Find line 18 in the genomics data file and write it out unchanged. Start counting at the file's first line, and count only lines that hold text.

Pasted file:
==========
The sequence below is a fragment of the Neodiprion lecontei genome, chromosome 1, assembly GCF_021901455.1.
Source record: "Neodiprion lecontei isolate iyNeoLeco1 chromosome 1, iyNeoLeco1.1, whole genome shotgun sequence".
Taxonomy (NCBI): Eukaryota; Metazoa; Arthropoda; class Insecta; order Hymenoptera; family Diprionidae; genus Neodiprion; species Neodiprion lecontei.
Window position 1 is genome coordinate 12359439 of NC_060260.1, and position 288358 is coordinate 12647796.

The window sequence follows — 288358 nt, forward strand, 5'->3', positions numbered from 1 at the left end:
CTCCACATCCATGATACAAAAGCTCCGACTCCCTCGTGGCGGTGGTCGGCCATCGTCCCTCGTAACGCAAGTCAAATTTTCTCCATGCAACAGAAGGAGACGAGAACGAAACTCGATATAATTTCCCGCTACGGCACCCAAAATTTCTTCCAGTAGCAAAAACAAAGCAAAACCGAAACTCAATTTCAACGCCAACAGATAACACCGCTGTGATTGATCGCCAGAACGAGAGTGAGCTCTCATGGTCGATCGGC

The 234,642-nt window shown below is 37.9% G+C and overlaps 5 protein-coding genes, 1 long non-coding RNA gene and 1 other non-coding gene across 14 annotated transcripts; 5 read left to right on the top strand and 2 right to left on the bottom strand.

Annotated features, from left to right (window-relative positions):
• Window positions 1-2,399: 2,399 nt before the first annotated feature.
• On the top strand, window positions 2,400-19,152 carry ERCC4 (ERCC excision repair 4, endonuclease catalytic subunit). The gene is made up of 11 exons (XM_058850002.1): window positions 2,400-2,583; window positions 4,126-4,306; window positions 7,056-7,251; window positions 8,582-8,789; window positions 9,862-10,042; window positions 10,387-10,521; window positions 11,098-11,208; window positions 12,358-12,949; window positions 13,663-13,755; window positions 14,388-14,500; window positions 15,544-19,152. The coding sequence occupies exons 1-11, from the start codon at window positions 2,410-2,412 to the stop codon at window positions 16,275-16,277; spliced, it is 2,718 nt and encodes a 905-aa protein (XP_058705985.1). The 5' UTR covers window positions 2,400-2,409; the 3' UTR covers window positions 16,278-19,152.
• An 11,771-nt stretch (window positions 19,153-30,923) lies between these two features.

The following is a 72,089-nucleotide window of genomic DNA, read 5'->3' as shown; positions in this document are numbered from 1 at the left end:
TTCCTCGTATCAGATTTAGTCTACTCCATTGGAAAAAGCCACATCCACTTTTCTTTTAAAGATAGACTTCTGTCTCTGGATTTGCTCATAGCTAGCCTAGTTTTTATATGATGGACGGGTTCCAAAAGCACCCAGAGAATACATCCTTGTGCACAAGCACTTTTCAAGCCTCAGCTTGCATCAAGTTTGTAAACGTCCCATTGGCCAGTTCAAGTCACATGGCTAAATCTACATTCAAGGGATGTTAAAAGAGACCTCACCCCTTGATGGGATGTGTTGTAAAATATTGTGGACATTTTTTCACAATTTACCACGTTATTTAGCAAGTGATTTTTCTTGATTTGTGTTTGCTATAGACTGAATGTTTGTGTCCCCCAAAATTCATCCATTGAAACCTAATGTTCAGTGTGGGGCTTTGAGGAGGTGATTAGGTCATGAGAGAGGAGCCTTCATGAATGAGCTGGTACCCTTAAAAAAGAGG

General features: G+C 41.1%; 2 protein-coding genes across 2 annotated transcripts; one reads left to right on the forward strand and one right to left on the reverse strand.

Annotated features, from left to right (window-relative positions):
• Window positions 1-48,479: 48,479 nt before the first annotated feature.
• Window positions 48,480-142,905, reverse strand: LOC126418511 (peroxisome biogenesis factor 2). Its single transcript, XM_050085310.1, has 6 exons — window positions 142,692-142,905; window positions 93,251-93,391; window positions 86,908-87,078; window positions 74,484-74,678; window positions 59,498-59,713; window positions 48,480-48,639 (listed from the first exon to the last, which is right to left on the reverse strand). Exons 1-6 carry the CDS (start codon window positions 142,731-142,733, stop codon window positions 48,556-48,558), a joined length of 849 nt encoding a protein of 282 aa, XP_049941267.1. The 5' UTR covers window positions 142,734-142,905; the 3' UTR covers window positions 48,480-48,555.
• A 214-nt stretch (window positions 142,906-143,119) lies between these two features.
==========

• A 214-nt stretch (window positions 142,906-143,119) lies between these two features.